The fault might lie in the way statistical information is collected and presented. Apple, for example, is a US corporation. It reports its worldwide earnings to the IRS. Its manufacturing is counted as US manufacturing as it is a US corporation. However, Apple doesn't produce a single computer in the US. They are produced in China. The employment that Apple reports is in China. The Chinese are employed by an American company, but they are not Americans. The Chinese incomes that Apple provides do not support the American consumer market or provide the tax base for cities and states. The Chinese incomes do not provide ladders of upward mobility or careers for Americans.
The wages Apple pays are in China. The consumer incomes and GDP that it generates are in China. When Apple's computers come back to America to be sold they come in as imports. But Apple's manufacturing and employment are reported as the output and employment of an American company.
When statistics and the methods by which they are compiled were put into effect, countries did not offshore their production for their domestic markets. Foreign investments were made for selling abroad, not for selling in the home market. With the advent of offshoring, counting the employment and output of US firms that are producing abroad for their domestic market as an indication of the strength of US manufacturing is very misleading. Apple, for example, has done more to boost China's GDP than to boost America's GDP. This is true of every US corporation that offshores its production for US consumers.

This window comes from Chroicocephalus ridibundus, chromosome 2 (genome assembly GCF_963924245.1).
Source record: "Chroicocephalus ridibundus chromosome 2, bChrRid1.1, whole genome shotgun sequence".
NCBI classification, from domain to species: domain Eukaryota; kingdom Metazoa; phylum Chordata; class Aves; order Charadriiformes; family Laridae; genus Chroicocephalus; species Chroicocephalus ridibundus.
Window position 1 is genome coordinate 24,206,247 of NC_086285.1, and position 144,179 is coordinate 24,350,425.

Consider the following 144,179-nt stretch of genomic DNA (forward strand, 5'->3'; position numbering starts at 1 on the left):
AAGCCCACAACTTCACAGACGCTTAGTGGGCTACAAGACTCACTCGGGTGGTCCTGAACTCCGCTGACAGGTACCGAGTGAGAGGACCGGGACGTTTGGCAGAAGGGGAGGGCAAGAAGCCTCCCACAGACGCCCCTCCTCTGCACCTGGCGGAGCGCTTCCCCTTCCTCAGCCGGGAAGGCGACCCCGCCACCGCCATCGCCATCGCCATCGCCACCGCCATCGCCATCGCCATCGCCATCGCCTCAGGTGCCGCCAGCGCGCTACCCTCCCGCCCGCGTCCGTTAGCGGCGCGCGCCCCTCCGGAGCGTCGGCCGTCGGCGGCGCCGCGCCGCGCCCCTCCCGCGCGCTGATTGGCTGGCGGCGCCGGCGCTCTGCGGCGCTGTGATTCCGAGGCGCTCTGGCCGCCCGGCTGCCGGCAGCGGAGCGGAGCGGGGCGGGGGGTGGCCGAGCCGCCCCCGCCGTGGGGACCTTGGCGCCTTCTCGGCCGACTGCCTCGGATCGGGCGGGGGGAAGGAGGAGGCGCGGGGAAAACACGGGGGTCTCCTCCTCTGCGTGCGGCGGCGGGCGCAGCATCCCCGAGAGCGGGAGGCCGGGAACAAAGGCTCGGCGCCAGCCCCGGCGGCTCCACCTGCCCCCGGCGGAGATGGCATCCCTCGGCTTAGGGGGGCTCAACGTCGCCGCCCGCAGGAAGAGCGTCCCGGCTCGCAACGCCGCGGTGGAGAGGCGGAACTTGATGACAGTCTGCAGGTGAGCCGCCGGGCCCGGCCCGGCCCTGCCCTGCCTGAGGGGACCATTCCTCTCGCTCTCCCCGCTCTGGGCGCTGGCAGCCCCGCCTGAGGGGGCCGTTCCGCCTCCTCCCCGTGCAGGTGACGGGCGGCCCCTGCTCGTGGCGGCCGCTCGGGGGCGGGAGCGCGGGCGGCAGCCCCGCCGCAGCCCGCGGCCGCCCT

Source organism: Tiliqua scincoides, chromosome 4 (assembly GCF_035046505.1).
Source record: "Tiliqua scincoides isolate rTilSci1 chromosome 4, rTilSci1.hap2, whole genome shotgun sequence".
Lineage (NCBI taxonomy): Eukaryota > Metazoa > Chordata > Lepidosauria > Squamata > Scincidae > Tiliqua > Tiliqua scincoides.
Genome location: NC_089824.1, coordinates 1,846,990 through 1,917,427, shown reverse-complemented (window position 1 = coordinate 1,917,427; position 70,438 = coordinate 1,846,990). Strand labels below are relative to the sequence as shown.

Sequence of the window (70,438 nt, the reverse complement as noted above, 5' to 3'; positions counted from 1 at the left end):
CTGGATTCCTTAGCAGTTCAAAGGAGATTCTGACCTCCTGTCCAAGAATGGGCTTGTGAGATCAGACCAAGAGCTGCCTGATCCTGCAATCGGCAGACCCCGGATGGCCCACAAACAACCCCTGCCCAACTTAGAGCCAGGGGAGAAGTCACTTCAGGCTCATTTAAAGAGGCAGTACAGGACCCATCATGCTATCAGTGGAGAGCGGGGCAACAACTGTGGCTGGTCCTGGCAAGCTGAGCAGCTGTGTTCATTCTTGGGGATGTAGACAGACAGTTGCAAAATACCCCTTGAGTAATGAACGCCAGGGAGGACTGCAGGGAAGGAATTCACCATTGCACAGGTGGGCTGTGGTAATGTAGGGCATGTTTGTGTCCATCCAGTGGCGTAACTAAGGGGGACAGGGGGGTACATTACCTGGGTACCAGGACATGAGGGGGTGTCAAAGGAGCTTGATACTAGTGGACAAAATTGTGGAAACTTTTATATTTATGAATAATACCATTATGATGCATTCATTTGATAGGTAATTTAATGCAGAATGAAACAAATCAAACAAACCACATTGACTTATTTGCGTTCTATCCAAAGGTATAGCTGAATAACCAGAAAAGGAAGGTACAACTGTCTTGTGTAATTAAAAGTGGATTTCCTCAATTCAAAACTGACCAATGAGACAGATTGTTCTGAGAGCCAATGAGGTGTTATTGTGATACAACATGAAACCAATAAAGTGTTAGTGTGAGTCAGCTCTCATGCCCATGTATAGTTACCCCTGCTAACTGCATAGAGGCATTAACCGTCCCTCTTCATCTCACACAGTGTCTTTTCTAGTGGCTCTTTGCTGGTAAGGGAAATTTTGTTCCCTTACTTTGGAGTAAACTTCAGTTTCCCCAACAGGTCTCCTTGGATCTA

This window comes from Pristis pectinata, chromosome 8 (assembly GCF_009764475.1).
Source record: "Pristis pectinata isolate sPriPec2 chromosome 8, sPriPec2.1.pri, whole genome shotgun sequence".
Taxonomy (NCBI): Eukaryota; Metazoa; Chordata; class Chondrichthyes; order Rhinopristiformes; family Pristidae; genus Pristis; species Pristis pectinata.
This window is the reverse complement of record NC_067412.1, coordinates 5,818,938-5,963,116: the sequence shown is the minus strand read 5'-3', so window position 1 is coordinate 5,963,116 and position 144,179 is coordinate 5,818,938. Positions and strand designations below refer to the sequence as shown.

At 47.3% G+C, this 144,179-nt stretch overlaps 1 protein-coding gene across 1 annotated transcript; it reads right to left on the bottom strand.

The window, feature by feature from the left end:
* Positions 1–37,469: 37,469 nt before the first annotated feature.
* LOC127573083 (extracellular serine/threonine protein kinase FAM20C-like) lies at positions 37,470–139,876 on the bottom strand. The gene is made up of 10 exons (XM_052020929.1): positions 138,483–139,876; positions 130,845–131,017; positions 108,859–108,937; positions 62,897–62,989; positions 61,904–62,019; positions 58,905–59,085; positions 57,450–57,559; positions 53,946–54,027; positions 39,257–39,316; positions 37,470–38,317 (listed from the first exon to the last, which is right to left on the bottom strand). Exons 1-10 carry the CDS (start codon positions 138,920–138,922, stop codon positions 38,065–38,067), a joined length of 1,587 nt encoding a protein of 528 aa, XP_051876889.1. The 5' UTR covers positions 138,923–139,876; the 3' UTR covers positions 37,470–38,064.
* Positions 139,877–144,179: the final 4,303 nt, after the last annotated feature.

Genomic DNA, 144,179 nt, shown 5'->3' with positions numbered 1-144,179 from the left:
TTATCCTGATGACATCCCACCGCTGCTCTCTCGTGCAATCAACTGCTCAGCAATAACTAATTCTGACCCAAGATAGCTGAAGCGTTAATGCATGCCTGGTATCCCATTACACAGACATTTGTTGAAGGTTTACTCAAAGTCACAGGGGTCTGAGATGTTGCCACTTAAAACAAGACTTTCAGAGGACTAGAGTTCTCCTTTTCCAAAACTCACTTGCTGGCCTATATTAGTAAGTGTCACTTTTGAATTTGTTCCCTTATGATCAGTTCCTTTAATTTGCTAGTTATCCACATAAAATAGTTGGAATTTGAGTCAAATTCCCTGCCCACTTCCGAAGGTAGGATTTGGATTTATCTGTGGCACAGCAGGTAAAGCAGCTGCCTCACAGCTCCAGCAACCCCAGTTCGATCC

In recent years the percentage of the work forces of large US corporations that is foreign sourced has risen rapidly. Some of the overseas hiring reflects traditional foreign investment in which a company builds abroad in order to sell abroad, but much of the hiring reflects offshored production for US markets.
The US has been able to survive the large trade deficits produced by jobs offshoring, because the US dollar is the world reserve currency. Being the world reserve currency, the US does not have to earn foreign currencies with exports in order to pay for its imports. However, as these trade deficits persist and the buildup of foreign holdings of dollar paper assets rises, there is a diminishing willingness of foreigners to trade real goods and services for financial assets denominated in a fiat currency whose value is diminishing with the ever-growing supply.
Thus, the basic notion of globalism -- that a country's corporations can produce goods and services in any country for home markets -- is false.
Walsh is correct that China is not to blame for the decline in US manufacturing. Offshoring is to blame and, thus, the blame lies with US corporations, policymakers, and the economists and financial media who shill for "globalism." The decision was made to sacrifice the US economy to the short-term profits of the few. A country so poorly led can do nothing but decline.